There's really no reason for the game to kill you here. Positioning the triceratops is a totally unfair puzzle, as its placement is apparently randomized every time you enter the screen, and no matter where you put Zanthia before clicking, she'll move based on where the triceratops is so that it can kill her. Since the correct solution involves jumping out of the way at the last moment anyway, it's not clear why Zanthia couldn't do that in the other placement as well. And this is a chapter where you safely ride a rampaging T-Rex - why should clicking on a triceratops kill you?
Okay, so, maybe this is just part of a gradual tonal shift in the game, right? Raising the stakes to build tension over time? Except that the very next chapter begins with Zanthia being blown into the sky by a column of lava, and then falling onto a floating island hard enough to bounce and make a Zanthia-shaped hole in the ground - totally uninjured. Zanthia clearly still lives in a cartoon, where the consequences of physical danger are - usually - physical comedy.
In the final chapter, Zanthia finally confronts the evil Hand - twice. First, he's content to inconvenience her...but the second encounter is deadly serious. The last playable moments of the game are a battle to the death.
Presumably, this is intended to serve as an emotional climax, with the stakes and tension at their highest. But tension doesn't hold if you break immersion, which this sequence does in a couple of ways.
For one, it changes the rules. This is the only part of the game where waiting too long or clicking the options menu will have an in-game effect, and that effect is to kill you. And that's the other immersion-breaker - the consequence of failure is getting kicked out to the Load Game screen, and subsequently having to replay some portion of the content leading up to the confrontation, depending on when you saved.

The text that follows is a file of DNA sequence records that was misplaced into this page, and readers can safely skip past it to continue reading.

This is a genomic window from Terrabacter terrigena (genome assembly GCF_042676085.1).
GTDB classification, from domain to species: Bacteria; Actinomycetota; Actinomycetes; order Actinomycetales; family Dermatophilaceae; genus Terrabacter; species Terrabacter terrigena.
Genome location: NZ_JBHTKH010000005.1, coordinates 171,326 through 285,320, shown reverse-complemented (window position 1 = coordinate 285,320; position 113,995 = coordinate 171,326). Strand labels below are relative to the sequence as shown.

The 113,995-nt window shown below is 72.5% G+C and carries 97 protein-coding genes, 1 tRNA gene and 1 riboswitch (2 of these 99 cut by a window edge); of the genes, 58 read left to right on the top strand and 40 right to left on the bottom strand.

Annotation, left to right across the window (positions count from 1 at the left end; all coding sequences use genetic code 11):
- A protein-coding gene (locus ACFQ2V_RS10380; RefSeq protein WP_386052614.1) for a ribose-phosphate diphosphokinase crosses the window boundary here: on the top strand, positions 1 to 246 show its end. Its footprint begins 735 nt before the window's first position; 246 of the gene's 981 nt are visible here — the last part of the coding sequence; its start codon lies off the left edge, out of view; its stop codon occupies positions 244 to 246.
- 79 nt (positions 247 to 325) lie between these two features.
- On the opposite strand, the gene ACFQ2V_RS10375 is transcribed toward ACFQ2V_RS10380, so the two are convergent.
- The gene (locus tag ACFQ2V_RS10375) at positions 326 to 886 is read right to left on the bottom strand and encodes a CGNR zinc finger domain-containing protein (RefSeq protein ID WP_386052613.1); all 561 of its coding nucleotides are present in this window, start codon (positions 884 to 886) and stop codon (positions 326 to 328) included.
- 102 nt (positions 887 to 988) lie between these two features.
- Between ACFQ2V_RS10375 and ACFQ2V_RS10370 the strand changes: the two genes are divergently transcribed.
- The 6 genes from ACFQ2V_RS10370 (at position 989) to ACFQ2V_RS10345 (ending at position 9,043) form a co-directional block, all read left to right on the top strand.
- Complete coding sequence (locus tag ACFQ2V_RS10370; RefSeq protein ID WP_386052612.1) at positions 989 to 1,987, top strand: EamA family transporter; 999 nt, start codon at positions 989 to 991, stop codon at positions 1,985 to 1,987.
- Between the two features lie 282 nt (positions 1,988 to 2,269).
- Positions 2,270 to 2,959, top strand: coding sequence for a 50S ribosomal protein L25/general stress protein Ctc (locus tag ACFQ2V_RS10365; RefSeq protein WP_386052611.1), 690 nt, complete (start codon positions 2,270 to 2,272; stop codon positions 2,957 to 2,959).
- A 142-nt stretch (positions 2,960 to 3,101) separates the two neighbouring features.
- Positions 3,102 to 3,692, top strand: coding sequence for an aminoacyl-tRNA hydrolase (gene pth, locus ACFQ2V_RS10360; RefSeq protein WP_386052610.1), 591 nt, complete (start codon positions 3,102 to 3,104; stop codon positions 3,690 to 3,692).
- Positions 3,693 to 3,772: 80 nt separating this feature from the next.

This is a pretty common strategy for injecting tension, but it's misguided. The problem is that the tension is completely external to the game. The player is reminded that they're not in a climactic struggle for the fate of mankind - they're playing a videogame. They aren't worrying about defeating evil and saving the world; they're worrying about whether they're going to have to repeat the same solved puzzles and watch the same dialog and animation again before they can move forward.
It's a really obnoxious note for the game to go out on, especially since the correct click sequence seems totally arbitrary and isn't signposted at all, and any misstep means an instant death and reload from before the fight, guaranteeing that most players will have to repeat parts of the sequence multiple times.
How would I do it, if I had my way? If I were Videogame King for a day?
It's simple - just take out the death. On Volcania, Zanthia shouldn't be able to walk onto the lava. This is consistent with not letting her walk into the swamp in the first chapter, or off of the floating island on which the Enchanted Forest is found. In the Center of the World, always have the triceratops positioned correctly - nothing is gained by having the player walk Zanthia off and back onto the screen until the dinosaur is where it needs to be.
For the final confrontation with the Hand, remove the death traps. Clicking on the incorrect thing should do nothing instead of killing Zanthia. Except the options menu, of course, which should work as normal. The time limit should be removed as well - if the player does nothing, Zanthia and the Hand should remain in a standoff until the player acts.
Yes, this creates the possibility that the player will simply wait an unreasonable amount of time, draining the situation of its tension - but the alternative of killing Zanthia and forcing the player to load a save destroys the tension much faster.
Most of The Hand of Fate is so gentle and forgiving, the few instances where Zanthia can die stand out as jarring and frustrating. They seem to be attempts to create certain motivations in the player, but they're counterproductive and the game would have been better off without them.
The Hand of Fate is a great game that gets a lot right, but allowing the player character to die is one wrong thing.